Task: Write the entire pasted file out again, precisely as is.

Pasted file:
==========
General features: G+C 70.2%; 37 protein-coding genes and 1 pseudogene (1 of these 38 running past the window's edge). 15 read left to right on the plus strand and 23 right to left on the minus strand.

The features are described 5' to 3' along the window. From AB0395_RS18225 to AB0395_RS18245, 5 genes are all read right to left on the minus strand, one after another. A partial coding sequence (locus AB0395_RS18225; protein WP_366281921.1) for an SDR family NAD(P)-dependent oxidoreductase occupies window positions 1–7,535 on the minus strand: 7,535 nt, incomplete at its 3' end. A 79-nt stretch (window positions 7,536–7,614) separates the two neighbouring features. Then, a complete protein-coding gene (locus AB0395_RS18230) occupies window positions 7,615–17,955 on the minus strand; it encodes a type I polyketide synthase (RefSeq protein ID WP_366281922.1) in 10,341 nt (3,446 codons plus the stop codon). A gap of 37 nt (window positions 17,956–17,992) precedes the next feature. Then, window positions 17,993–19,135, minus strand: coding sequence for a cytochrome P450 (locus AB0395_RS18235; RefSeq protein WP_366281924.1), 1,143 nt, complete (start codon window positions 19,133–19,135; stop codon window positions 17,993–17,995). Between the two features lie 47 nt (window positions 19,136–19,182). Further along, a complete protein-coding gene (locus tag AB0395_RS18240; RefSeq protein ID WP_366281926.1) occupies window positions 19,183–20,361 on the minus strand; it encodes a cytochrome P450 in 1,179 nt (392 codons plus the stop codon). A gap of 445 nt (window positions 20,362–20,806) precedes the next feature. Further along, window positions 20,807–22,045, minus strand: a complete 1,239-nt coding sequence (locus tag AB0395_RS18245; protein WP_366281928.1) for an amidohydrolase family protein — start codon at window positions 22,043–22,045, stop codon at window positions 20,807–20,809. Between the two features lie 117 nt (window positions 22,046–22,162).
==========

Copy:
General features: G+C 70.2%; 37 protein-coding genes and 1 pseudogene (1 of these 38 running past the window's edge). 15 read left to right on the plus strand and 23 right to left on the minus strand.

The features are described 5' to 3' along the window. From AB0395_RS18225 to AB0395_RS18245, 5 genes are all read right to left on the minus strand, one after another. A partial coding sequence (locus AB0395_RS18225; protein WP_366281921.1) for an SDR family NAD(P)-dependent oxidoreductase occupies window positions 1–7,535 on the minus strand: 7,535 nt, incomplete at its 3' end. A 79-nt stretch (window positions 7,536–7,614) separates the two neighbouring features. Then, a complete protein-coding gene (locus AB0395_RS18230) occupies window positions 7,615–17,955 on the minus strand; it encodes a type I polyketide synthase (RefSeq protein ID WP_366281922.1) in 10,341 nt (3,446 codons plus the stop codon). A gap of 37 nt (window positions 17,956–17,992) precedes the next feature. Then, window positions 17,993–19,135, minus strand: coding sequence for a cytochrome P450 (locus AB0395_RS18235; RefSeq protein WP_366281924.1), 1,143 nt, complete (start codon window positions 19,133–19,135; stop codon window positions 17,993–17,995). Between the two features lie 47 nt (window positions 19,136–19,182). Further along, a complete protein-coding gene (locus tag AB0395_RS18240; RefSeq protein ID WP_366281926.1) occupies window positions 19,183–20,361 on the minus strand; it encodes a cytochrome P450 in 1,179 nt (392 codons plus the stop codon). A gap of 445 nt (window positions 20,362–20,806) precedes the next feature. Further along, window positions 20,807–22,045, minus strand: a complete 1,239-nt coding sequence (locus tag AB0395_RS18245; protein WP_366281928.1) for an amidohydrolase family protein — start codon at window positions 22,043–22,045, stop codon at window positions 20,807–20,809. Between the two features lie 117 nt (window positions 22,046–22,162).